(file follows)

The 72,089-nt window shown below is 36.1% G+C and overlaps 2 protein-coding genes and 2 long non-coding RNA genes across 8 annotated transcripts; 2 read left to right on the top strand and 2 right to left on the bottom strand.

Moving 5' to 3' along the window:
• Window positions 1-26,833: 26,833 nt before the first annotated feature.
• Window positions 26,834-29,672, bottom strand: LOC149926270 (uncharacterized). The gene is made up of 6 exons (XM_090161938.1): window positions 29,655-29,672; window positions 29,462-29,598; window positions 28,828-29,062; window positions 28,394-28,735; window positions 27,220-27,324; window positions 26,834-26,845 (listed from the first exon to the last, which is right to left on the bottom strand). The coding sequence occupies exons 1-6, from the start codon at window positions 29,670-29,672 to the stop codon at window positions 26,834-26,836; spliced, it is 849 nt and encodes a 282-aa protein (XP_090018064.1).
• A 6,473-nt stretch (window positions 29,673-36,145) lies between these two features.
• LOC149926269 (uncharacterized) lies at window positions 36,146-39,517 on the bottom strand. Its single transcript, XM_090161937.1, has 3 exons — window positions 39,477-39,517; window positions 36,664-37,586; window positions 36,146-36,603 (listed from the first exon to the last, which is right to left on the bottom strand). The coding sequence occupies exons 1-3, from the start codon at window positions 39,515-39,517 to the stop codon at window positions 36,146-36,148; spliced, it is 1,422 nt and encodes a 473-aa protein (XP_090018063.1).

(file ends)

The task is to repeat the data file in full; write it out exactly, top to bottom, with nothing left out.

The 72,089-nt window shown below is 36.1% G+C and overlaps 2 protein-coding genes and 2 long non-coding RNA genes across 8 annotated transcripts; 2 read left to right on the top strand and 2 right to left on the bottom strand.

Moving 5' to 3' along the window:
• Window positions 1-26,833: 26,833 nt before the first annotated feature.
• Window positions 26,834-29,672, bottom strand: LOC149926270 (uncharacterized). The gene is made up of 6 exons (XM_090161938.1): window positions 29,655-29,672; window positions 29,462-29,598; window positions 28,828-29,062; window positions 28,394-28,735; window positions 27,220-27,324; window positions 26,834-26,845 (listed from the first exon to the last, which is right to left on the bottom strand). The coding sequence occupies exons 1-6, from the start codon at window positions 29,670-29,672 to the stop codon at window positions 26,834-26,836; spliced, it is 849 nt and encodes a 282-aa protein (XP_090018064.1).
• A 6,473-nt stretch (window positions 29,673-36,145) lies between these two features.
• LOC149926269 (uncharacterized) lies at window positions 36,146-39,517 on the bottom strand. Its single transcript, XM_090161937.1, has 3 exons — window positions 39,477-39,517; window positions 36,664-37,586; window positions 36,146-36,603 (listed from the first exon to the last, which is right to left on the bottom strand). The coding sequence occupies exons 1-3, from the start codon at window positions 39,515-39,517 to the stop codon at window positions 36,146-36,148; spliced, it is 1,422 nt and encodes a 473-aa protein (XP_090018063.1).